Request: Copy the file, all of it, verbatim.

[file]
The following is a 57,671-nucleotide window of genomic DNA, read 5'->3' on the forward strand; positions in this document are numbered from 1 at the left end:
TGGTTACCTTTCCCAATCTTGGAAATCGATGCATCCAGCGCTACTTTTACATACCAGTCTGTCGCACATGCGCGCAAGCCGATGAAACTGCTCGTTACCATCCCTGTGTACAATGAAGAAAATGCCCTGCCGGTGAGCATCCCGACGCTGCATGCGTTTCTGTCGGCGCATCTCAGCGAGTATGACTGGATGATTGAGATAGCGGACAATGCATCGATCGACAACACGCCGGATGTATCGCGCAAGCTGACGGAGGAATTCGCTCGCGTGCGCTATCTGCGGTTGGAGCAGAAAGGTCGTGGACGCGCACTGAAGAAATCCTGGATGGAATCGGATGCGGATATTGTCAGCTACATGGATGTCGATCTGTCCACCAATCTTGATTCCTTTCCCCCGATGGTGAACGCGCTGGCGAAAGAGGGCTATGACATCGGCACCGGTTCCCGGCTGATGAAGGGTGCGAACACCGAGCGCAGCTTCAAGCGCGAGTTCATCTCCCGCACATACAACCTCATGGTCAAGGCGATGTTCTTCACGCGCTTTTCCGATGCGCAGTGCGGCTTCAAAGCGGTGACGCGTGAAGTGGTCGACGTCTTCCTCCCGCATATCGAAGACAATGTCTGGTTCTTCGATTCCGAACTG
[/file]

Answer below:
The following is a 57,671-nucleotide window of genomic DNA, read 5'->3' on the forward strand; positions in this document are numbered from 1 at the left end:
TGGTTACCTTTCCCAATCTTGGAAATCGATGCATCCAGCGCTACTTTTACATACCAGTCTGTCGCACATGCGCGCAAGCCGATGAAACTGCTCGTTACCATCCCTGTGTACAATGAAGAAAATGCCCTGCCGGTGAGCATCCCGACGCTGCATGCGTTTCTGTCGGCGCATCTCAGCGAGTATGACTGGATGATTGAGATAGCGGACAATGCATCGATCGACAACACGCCGGATGTATCGCGCAAGCTGACGGAGGAATTCGCTCGCGTGCGCTATCTGCGGTTGGAGCAGAAAGGTCGTGGACGCGCACTGAAGAAATCCTGGATGGAATCGGATGCGGATATTGTCAGCTACATGGATGTCGATCTGTCCACCAATCTTGATTCCTTTCCCCCGATGGTGAACGCGCTGGCGAAAGAGGGCTATGACATCGGCACCGGTTCCCGGCTGATGAAGGGTGCGAACACCGAGCGCAGCTTCAAGCGCGAGTTCATCTCCCGCACATACAACCTCATGGTCAAGGCGATGTTCTTCACGCGCTTTTCCGATGCGCAGTGCGGCTTCAAAGCGGTGACGCGTGAAGTGGTCGACGTCTTCCTCCCGCATATCGAAGACAATGTCTGGTTCTTCGATTCCGAACTG